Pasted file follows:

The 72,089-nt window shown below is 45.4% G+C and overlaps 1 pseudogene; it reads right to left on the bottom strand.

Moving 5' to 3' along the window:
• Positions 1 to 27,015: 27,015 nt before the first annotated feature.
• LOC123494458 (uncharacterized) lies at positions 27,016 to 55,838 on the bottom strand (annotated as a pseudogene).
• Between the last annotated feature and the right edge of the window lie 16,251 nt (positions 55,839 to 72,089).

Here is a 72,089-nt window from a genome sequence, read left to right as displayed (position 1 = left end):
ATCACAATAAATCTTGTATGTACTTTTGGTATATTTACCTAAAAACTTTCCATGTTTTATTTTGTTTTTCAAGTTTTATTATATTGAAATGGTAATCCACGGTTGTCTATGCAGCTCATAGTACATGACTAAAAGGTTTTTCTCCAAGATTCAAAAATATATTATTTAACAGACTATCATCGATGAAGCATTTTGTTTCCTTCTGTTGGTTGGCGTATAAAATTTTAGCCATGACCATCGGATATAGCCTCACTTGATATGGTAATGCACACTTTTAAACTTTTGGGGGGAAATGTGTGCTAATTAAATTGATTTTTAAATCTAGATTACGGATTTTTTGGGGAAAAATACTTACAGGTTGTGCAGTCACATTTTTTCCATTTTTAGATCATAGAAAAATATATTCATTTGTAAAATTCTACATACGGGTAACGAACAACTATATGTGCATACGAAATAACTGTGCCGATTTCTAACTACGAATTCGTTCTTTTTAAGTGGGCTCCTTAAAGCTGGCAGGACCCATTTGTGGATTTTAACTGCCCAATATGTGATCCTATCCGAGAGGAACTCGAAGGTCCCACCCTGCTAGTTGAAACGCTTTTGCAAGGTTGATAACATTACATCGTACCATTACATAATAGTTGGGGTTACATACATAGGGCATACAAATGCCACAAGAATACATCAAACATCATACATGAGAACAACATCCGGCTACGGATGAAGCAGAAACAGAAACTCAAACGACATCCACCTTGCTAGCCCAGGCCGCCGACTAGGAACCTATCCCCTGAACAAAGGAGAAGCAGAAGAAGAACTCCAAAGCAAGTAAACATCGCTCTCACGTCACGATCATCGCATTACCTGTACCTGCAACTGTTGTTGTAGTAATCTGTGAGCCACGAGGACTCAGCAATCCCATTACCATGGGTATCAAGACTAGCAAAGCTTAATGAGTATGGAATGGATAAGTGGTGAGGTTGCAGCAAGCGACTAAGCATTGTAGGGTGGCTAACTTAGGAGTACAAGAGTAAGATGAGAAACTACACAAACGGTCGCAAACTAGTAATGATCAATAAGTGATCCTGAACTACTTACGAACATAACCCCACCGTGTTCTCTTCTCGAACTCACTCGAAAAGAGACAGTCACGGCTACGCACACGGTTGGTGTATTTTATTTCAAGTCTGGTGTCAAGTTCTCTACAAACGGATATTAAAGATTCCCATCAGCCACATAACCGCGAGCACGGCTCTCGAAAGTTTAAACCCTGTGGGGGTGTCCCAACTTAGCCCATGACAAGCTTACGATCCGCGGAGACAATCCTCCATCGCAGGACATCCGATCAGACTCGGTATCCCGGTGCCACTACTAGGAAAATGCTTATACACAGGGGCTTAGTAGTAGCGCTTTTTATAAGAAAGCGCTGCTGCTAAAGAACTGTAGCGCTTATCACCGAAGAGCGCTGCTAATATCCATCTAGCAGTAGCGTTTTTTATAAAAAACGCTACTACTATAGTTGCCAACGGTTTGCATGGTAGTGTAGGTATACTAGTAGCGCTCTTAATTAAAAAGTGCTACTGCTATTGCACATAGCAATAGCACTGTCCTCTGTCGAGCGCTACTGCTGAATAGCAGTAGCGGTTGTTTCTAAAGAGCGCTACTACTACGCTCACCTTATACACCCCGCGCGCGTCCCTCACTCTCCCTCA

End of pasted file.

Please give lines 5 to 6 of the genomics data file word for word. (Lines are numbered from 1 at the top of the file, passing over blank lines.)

• Between the last annotated feature and the right edge of the window lie 16,251 nt (positions 55,839 to 72,089).

Here is a 72,089-nt window from a genome sequence, read left to right as displayed (position 1 = left end):